Tropical Queensland



Dusk to Dawn

Science and Art


What’s inside the cover . . .

A luxurious large format coffee table book of the night wildlife of Tropical Queensland. Beautifully photographed by Buck Richardson, this is his second book of moth identifications. But this time he has many other nocturnal species in full colour, close up and intimate, interspersed with artworks made from the images of these amazing creatures, and followed by a 4000 word essay on The Language of Science. There are photographs of approximately 1500 species in the book. All are identified by their binomial scientific names which are also indexed.

ISBN 978 0 9577 2901 8 Hardback 248mmx300mm 348pages RRP $65.00 incl GST

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Tropical Queensland Wildlife from Dusk to Dawn - Science and Art was officially launched at the Australian Entomological Society’s Conference in Cairns by Dr. Geoff Monteith:

Kuranda is a small town in the rainforest just a short drive up the Range Road west of Cairns. It a pretty and peaceful place, and over the years I have had cause to delve into its entomological history once or twice. I’ve discovered that beneath its placid surface there is obviously “something in the water” that drives grown men to the brink when it comes to Lepidoptera.

Frederick Parkhurst DODD was a bored bank clerk with a wife and three children who got hooked on insects, quit the bank, and moved to Kuranda in 1905. He spent the rest of his life studying and displaying the amazing moths and butterflies he found there. He arranged 40 large cases of specimens in spectacular geometric designs and toured the nation with them in 1918 and again in 1923. Early tourists, between the wars, caught the train up from Cairns and paid sixpence to view the cases in his Kuranda home.

Dodd had a tough life, and one of the cases of moths tells a story. It’s a verse from a Longfellow poem, spelled out in small brown moths set among the most exquisite specimens he could find. Longfellow wrote the poem about 1870 to commemorate the 50th birthday of Alexandre Agassiz, then professor of Zoology at Harvard University. (No one writes poems about professors of zoology any more!)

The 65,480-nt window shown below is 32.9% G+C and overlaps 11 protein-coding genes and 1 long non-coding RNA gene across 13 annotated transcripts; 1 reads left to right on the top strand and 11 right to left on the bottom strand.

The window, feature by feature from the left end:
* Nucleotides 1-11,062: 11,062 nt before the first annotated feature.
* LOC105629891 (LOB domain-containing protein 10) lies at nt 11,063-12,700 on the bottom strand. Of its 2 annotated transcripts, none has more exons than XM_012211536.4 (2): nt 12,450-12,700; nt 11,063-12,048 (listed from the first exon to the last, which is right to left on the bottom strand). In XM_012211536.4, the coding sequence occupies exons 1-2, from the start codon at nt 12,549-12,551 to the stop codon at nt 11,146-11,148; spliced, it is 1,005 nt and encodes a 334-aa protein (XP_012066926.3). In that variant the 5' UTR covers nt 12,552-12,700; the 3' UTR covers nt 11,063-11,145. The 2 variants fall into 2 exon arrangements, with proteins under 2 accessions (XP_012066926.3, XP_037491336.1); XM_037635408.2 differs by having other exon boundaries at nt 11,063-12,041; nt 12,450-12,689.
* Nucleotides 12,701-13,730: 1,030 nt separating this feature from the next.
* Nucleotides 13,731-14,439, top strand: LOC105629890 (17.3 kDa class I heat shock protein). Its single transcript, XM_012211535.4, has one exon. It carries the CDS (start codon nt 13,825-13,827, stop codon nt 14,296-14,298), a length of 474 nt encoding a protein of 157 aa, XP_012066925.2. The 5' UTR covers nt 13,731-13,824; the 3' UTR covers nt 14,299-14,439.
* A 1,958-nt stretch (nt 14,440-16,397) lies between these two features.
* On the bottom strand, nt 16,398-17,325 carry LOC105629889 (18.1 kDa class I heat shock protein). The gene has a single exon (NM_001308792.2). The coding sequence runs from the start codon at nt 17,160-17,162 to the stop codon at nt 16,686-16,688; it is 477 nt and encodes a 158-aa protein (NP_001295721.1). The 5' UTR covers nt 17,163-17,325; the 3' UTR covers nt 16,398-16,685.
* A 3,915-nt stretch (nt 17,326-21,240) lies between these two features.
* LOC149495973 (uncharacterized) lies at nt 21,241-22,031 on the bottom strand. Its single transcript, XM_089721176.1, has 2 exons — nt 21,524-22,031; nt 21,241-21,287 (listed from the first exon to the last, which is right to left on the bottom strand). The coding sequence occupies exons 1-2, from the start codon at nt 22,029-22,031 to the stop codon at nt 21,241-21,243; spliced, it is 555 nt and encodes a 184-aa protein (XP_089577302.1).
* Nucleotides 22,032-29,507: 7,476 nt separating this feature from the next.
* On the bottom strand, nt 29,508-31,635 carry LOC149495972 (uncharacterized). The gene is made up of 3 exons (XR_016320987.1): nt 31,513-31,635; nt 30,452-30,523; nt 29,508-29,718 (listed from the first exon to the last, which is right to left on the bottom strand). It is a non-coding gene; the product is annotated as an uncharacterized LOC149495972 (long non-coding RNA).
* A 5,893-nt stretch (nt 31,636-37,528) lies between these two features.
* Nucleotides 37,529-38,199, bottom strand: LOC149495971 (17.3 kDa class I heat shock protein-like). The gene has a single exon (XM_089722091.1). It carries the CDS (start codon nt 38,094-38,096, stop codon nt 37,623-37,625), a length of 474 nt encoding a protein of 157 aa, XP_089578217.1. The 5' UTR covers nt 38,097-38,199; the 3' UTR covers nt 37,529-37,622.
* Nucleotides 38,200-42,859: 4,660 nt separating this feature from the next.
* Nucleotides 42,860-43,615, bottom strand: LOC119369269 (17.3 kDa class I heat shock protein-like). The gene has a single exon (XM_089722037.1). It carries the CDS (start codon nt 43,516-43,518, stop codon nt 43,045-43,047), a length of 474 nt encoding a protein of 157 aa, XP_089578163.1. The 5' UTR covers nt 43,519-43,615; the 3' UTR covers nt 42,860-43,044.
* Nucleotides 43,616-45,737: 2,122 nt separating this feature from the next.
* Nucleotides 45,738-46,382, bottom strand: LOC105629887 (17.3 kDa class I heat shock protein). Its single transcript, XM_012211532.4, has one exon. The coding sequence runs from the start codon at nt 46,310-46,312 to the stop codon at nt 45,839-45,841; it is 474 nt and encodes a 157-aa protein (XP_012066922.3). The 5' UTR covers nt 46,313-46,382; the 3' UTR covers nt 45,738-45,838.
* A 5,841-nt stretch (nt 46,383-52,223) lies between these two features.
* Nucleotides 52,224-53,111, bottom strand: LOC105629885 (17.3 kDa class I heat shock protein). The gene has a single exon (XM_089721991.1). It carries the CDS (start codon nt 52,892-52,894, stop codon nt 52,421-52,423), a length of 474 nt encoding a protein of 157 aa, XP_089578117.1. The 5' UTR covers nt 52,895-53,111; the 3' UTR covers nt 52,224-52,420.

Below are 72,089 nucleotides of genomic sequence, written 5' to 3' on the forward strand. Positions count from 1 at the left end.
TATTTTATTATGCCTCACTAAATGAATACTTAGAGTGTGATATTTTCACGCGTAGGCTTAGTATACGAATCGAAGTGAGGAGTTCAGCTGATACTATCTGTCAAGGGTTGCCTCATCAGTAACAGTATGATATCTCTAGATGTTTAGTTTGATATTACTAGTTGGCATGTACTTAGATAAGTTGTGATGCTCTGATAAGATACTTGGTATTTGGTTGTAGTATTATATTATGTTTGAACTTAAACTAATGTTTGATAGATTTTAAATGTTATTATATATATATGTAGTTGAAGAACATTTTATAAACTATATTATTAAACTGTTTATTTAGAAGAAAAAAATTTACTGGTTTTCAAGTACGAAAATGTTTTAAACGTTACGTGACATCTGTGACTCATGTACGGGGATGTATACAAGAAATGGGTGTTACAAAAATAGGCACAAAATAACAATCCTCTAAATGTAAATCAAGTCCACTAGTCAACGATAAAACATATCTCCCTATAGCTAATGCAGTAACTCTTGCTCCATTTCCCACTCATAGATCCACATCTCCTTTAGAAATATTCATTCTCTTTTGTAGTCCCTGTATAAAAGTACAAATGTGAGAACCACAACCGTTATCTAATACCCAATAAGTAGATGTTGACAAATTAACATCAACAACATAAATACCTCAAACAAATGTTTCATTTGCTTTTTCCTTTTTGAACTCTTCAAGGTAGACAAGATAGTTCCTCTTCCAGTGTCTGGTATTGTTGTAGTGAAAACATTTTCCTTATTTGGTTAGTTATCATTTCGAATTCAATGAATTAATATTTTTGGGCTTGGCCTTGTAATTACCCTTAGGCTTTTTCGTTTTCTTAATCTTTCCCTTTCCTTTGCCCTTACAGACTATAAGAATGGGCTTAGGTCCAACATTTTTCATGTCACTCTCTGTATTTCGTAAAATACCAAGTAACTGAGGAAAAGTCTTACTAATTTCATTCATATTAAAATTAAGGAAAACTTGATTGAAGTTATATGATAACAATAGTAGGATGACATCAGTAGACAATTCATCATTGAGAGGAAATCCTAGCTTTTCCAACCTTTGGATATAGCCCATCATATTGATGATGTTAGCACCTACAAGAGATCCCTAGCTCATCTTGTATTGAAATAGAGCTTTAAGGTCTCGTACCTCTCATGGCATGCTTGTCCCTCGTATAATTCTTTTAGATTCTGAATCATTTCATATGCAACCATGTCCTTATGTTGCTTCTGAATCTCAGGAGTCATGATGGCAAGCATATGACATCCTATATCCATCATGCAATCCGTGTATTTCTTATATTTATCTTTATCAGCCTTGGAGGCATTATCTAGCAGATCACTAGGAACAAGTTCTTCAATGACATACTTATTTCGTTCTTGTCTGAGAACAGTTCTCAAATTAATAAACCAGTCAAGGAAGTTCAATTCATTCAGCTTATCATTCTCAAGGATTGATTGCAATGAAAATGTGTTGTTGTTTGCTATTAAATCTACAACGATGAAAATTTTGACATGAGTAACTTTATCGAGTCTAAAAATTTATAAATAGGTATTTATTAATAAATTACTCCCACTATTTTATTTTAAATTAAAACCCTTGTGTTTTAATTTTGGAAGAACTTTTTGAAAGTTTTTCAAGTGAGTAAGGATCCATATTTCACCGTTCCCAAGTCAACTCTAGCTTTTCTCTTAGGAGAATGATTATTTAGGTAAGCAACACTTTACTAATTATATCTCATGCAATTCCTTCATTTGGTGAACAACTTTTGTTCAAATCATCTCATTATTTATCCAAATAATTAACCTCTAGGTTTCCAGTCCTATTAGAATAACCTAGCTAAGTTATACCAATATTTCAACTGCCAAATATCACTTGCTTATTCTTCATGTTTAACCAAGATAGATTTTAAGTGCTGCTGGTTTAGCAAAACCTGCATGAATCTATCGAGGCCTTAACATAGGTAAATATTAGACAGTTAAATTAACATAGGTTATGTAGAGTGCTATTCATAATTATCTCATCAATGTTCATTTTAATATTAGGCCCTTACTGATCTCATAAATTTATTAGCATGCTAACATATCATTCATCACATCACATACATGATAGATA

The verse reads:

And whenever the way seemed long

Or his heart began to fail

SHE would sing a more wonderful song

Or tell a more marvellous tale

“SHE’ in that verse is Mother Nature...earlier it reads: “...and Nature, the old nurse, took the child upon her knee, saying here is the story the Father has written for thee...”.

So Dodd was saying that, whenever he was doing it tough, his beautiful Lepidoptera would always cheer him up and give him strength to carry on.

Dodd died in 1937. In 1953 a fruit grower named Ted Harris moved from Melbourne to Kuranda and cleared the rainforest to plant citrus at the site which is now the “RainforestStation” tourist park. He got hooked on Lepidoptera and developed a gigantic collection of butterflies...but in 1971 his partner (Ted Alston) died and he fell into such depression that he gave his entire collection away to the Queensland Museum and lived another 8 years.....broke, alone and Lepidoptera-free.

In the mid 1980s a butterfly collector named Paul Wright, whose appearance recalled Errol Flynn and could only be described as dashing, arrived in Kuranda. He tasted those waters and went on to develop the largest walk-in butterfly house in the southern hemisphere. For the entomologists here who appreciate a good high-hygiene, mass caterpillar rearing facility, I recommend you take a look behind the scenes at the Kuranda Butterfly Sanctuary. It’s a Kuranda icon and used to be Kuranda’s largest employer.